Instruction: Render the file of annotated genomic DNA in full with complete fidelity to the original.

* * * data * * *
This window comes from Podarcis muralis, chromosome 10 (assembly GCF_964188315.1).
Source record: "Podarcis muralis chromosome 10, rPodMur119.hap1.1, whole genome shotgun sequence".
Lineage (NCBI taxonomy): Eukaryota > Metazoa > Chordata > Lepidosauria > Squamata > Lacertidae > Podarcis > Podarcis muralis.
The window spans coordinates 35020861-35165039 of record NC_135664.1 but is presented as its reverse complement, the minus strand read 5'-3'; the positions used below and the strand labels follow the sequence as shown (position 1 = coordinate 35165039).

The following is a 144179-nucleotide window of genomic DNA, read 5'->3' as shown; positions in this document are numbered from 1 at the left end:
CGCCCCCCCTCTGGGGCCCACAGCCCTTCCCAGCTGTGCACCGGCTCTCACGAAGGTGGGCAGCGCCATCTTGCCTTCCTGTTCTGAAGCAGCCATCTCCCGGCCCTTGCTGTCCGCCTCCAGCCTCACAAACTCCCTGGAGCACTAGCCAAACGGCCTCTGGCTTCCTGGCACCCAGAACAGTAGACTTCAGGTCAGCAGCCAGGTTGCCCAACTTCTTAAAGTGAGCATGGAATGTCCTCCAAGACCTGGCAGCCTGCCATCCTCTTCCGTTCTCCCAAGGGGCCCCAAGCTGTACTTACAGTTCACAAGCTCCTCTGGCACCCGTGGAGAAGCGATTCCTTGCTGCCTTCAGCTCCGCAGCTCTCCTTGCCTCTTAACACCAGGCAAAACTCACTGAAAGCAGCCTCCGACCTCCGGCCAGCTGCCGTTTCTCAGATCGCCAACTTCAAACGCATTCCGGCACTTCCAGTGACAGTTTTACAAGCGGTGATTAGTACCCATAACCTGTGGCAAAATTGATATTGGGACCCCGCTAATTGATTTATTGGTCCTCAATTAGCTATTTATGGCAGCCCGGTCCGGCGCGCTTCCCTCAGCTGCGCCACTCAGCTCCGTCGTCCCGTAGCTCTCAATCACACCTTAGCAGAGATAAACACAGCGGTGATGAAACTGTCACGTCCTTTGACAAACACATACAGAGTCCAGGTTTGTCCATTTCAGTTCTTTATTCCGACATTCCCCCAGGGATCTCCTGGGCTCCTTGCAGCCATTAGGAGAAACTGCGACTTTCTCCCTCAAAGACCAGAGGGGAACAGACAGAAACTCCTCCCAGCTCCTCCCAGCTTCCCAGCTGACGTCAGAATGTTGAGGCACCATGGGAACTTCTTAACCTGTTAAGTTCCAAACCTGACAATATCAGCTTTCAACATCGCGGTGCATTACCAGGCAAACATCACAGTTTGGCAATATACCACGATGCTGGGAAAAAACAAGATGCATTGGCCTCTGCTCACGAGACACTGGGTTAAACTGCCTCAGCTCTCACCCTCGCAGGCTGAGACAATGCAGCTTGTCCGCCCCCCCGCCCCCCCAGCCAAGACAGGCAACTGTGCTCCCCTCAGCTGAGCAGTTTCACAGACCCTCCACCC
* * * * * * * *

This window comes from Podarcis muralis, chromosome 10 (assembly GCF_964188315.1).
Source record: "Podarcis muralis chromosome 10, rPodMur119.hap1.1, whole genome shotgun sequence".
Lineage (NCBI taxonomy): Eukaryota > Metazoa > Chordata > Lepidosauria > Squamata > Lacertidae > Podarcis > Podarcis muralis.
The window spans coordinates 35020861-35165039 of record NC_135664.1 but is presented as its reverse complement, the minus strand read 5'-3'; the positions used below and the strand labels follow the sequence as shown (position 1 = coordinate 35165039).

The following is a 144179-nucleotide window of genomic DNA, read 5'->3' as shown; positions in this document are numbered from 1 at the left end:
CGCCCCCCCTCTGGGGCCCACAGCCCTTCCCAGCTGTGCACCGGCTCTCACGAAGGTGGGCAGCGCCATCTTGCCTTCCTGTTCTGAAGCAGCCATCTCCCGGCCCTTGCTGTCCGCCTCCAGCCTCACAAACTCCCTGGAGCACTAGCCAAACGGCCTCTGGCTTCCTGGCACCCAGAACAGTAGACTTCAGGTCAGCAGCCAGGTTGCCCAACTTCTTAAAGTGAGCATGGAATGTCCTCCAAGACCTGGCAGCCTGCCATCCTCTTCCGTTCTCCCAAGGGGCCCCAAGCTGTACTTACAGTTCACAAGCTCCTCTGGCACCCGTGGAGAAGCGATTCCTTGCTGCCTTCAGCTCCGCAGCTCTCCTTGCCTCTTAACACCAGGCAAAACTCACTGAAAGCAGCCTCCGACCTCCGGCCAGCTGCCGTTTCTCAGATCGCCAACTTCAAACGCATTCCGGCACTTCCAGTGACAGTTTTACAAGCGGTGATTAGTACCCATAACCTGTGGCAAAATTGATATTGGGACCCCGCTAATTGATTTATTGGTCCTCAATTAGCTATTTATGGCAGCCCGGTCCGGCGCGCTTCCCTCAGCTGCGCCACTCAGCTCCGTCGTCCCGTAGCTCTCAATCACACCTTAGCAGAGATAAACACAGCGGTGATGAAACTGTCACGTCCTTTGACAAACACATACAGAGTCCAGGTTTGTCCATTTCAGTTCTTTATTCCGACATTCCCCCAGGGATCTCCTGGGCTCCTTGCAGCCATTAGGAGAAACTGCGACTTTCTCCCTCAAAGACCAGAGGGGAACAGACAGAAACTCCTCCCAGCTCCTCCCAGCTTCCCAGCTGACGTCAGAATGTTGAGGCACCATGGGAACTTCTTAACCTGTTAAGTTCCAAACCTGACAATATCAGCTTTCAACATCGCGGTGCATTACCAGGCAAACATCACAGTTTGGCAATATACCACGATGCTGGGAAAAAACAAGATGCATTGGCCTCTGCTCACGAGACACTGGGTTAAACTGCCTCAGCTCTCACCCTCGCAGGCTGAGACAATGCAGCTTGTCCGCCCCCCCGCCCCCCCAGCCAAGACAGGCAACTGTGCTCCCCTCAGCTGAGCAGTTTCACAGACCCTCCACCC